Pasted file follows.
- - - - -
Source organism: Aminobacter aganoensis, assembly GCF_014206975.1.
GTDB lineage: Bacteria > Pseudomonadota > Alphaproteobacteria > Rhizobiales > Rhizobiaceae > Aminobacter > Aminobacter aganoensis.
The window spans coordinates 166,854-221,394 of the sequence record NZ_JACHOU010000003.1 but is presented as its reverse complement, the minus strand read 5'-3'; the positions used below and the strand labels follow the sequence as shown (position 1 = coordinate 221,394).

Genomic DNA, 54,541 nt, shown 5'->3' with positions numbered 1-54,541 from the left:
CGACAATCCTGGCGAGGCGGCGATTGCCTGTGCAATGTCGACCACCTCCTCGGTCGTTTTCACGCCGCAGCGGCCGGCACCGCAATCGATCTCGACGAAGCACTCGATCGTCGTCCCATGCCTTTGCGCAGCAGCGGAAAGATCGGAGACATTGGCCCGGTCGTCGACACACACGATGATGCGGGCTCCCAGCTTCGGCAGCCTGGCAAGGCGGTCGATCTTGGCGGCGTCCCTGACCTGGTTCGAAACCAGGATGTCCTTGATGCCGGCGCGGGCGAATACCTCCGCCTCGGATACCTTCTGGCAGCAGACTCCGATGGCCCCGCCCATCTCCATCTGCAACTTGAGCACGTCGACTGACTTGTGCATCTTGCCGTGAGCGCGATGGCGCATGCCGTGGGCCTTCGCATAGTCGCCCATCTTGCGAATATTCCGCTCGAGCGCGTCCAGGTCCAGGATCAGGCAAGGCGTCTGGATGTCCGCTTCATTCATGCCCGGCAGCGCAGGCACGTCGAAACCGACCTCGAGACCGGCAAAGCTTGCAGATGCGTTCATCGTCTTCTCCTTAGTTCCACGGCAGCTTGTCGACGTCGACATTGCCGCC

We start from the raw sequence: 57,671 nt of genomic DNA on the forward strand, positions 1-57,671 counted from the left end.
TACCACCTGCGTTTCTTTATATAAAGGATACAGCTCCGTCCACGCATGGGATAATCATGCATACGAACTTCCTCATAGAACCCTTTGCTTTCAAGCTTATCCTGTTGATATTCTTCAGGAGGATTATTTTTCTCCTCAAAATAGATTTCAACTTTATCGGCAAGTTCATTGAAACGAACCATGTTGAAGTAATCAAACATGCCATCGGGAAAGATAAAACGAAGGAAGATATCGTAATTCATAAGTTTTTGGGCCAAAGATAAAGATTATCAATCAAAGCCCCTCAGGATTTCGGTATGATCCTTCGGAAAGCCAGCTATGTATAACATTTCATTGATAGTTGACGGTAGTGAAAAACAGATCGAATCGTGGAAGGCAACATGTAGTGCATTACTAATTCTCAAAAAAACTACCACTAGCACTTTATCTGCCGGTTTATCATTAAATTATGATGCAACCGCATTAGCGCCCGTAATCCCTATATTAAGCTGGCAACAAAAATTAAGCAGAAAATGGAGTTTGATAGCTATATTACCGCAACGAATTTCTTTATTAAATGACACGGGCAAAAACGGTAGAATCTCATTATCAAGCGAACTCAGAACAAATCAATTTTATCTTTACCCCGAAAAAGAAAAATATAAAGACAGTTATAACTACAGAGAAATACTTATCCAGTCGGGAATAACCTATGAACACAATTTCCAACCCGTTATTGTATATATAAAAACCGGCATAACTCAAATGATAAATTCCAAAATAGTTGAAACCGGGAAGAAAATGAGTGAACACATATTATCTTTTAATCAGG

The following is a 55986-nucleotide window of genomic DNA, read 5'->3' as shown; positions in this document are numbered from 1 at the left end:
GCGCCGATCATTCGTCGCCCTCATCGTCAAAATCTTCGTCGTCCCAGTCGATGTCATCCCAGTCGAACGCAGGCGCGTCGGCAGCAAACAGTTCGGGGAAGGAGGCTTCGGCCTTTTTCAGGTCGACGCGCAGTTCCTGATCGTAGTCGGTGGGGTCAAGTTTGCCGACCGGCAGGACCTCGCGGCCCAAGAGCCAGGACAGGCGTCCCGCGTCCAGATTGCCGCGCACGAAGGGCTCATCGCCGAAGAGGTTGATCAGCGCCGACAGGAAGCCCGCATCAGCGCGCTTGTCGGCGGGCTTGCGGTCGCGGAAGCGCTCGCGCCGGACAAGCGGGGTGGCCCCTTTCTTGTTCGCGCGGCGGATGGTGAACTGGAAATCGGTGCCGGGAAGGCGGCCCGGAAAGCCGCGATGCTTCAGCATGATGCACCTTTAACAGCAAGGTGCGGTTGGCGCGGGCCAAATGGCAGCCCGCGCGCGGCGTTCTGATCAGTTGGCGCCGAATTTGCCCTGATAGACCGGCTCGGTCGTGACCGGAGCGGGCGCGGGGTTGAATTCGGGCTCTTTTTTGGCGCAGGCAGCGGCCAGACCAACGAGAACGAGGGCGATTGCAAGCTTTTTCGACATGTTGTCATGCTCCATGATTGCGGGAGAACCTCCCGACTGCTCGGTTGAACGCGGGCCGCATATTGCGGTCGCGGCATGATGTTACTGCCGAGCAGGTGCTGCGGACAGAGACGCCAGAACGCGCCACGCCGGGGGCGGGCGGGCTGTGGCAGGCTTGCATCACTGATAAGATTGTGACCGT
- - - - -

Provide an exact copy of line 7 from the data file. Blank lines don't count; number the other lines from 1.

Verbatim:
TACCACCTGCGTTTCTTTATATAAAGGATACAGCTCCGTCCACGCATGGGATAATCATGCATACGAACTTCCTCATAGAACCCTTTGCTTTCAAGCTTATCCTGTTGATATTCTTCAGGAGGATTATTTTTCTCCTCAAAATAGATTTCAACTTTATCGGCAAGTTCATTGAAACGAACCATGTTGAAGTAATCAAACATGCCATCGGGAAAGATAAAACGAAGGAAGATATCGTAATTCATAAGTTTTTGGGCCAAAGATAAAGATTATCAATCAAAGCCCCTCAGGATTTCGGTATGATCCTTCGGAAAGCCAGCTATGTATAACATTTCATTGATAGTTGACGGTAGTGAAAAACAGATCGAATCGTGGAAGGCAACATGTAGTGCATTACTAATTCTCAAAAAAACTACCACTAGCACTTTATCTGCCGGTTTATCATTAAATTATGATGCAACCGCATTAGCGCCCGTAATCCCTATATTAAGCTGGCAACAAAAATTAAGCAGAAAATGGAGTTTGATAGCTATATTACCGCAACGAATTTCTTTATTAAATGACACGGGCAAAAACGGTAGAATCTCATTATCAAGCGAACTCAGAACAAATCAATTTTATCTTTACCCCGAAAAAGAAAAATATAAAGACAGTTATAACTACAGAGAAATACTTATCCAGTCGGGAATAACCTATGAACACAATTTCCAACCCGTTATTGTATATATAAAAACCGGCATAACTCAAATGATAAATTCCAAAATAGTTGAAACCGGGAAGAAAATGAGTGAACACATATTATCTTTTAATCAGG